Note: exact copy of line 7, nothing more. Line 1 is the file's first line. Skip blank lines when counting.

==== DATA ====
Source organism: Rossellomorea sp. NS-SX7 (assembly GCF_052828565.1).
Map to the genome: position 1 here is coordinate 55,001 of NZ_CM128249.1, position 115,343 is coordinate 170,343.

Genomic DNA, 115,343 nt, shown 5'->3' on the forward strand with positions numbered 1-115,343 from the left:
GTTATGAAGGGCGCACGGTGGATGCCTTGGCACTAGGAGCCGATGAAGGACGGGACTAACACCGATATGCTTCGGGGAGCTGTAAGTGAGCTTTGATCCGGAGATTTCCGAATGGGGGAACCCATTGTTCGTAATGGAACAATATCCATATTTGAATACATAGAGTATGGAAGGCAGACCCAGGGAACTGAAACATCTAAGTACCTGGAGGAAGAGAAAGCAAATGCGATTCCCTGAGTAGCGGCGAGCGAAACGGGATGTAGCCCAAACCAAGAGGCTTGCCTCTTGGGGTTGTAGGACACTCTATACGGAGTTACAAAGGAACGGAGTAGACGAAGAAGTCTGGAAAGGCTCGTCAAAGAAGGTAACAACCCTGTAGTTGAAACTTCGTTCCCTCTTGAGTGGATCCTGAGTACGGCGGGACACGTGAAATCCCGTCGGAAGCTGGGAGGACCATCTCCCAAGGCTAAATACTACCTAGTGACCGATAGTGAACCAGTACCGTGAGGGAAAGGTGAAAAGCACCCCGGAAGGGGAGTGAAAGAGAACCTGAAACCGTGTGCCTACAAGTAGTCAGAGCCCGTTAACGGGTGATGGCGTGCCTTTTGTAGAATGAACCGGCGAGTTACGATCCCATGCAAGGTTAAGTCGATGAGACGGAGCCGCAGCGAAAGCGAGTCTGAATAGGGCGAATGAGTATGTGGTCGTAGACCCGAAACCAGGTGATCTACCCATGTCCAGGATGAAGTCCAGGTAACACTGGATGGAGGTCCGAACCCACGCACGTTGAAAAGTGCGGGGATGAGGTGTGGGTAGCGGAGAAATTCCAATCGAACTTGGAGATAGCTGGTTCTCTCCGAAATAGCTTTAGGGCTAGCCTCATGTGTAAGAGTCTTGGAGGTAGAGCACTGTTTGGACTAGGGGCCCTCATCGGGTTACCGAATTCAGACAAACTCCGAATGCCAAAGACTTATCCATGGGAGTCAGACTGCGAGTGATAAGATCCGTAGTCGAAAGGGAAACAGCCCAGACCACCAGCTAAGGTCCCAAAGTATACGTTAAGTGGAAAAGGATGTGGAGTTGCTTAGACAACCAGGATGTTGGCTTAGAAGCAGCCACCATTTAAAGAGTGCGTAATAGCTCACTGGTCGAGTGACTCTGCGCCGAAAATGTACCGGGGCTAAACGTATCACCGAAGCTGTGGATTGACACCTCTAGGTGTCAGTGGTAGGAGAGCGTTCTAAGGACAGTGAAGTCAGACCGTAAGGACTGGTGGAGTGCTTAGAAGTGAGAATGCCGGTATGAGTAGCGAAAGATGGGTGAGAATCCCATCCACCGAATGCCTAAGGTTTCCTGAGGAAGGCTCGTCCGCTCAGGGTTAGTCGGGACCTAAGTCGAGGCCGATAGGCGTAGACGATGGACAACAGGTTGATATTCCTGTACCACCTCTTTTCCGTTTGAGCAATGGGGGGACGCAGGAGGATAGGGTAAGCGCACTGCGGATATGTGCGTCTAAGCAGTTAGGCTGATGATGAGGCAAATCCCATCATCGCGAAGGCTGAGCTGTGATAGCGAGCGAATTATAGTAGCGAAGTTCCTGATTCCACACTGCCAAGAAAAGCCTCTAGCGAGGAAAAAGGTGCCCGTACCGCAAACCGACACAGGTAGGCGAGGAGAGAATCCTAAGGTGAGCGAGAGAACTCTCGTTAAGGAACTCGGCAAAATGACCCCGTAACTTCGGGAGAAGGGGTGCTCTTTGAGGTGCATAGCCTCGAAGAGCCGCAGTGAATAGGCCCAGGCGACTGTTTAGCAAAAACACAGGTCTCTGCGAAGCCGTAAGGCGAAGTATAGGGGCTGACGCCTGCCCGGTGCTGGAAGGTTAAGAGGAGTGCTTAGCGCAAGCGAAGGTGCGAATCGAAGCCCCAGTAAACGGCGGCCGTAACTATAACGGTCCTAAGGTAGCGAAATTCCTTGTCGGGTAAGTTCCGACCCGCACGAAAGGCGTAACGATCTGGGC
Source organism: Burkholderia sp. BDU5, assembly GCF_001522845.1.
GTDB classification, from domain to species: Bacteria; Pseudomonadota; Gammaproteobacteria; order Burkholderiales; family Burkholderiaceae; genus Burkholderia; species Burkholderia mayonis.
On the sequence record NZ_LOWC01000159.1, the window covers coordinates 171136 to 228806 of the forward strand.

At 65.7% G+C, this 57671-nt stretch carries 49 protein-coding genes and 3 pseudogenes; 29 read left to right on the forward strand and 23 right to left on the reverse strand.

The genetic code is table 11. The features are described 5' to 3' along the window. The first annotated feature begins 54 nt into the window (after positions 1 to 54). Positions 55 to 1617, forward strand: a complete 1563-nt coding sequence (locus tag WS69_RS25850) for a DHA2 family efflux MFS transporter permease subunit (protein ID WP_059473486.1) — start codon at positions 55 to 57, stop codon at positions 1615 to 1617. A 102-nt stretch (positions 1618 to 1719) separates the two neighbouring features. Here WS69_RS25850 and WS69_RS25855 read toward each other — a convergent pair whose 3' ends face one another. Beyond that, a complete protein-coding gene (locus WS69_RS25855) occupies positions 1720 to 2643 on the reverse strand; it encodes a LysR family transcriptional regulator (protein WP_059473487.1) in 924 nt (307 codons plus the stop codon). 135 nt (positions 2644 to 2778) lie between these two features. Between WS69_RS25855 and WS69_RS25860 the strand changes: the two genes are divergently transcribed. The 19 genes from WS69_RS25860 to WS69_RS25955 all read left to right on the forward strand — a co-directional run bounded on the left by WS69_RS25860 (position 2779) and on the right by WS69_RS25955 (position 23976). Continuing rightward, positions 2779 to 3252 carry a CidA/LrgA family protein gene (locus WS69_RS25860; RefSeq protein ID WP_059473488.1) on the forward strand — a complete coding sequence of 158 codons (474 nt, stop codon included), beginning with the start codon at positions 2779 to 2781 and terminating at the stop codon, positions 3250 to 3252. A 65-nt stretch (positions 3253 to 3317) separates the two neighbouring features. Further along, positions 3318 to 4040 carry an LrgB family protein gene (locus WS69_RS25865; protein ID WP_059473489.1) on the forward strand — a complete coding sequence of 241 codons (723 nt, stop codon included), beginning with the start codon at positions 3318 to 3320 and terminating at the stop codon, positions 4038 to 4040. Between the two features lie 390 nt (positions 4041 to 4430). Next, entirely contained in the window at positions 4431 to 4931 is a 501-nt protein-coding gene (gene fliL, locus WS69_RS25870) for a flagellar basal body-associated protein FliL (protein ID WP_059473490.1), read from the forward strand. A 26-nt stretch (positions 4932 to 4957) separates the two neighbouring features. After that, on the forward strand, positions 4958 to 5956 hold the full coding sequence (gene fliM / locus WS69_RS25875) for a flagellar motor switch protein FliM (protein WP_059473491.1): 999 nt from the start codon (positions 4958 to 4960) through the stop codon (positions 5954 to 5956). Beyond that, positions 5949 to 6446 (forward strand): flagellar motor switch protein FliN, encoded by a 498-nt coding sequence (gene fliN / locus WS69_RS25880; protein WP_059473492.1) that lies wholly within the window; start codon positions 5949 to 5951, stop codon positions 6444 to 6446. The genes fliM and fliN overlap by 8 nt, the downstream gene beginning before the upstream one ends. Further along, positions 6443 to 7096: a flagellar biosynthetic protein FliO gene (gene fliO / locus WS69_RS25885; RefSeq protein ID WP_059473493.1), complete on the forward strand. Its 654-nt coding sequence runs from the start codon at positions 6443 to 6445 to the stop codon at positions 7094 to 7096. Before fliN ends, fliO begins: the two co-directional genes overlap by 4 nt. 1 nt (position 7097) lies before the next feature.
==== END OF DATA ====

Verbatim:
On the sequence record NZ_LOWC01000159.1, the window covers coordinates 171136 to 228806 of the forward strand.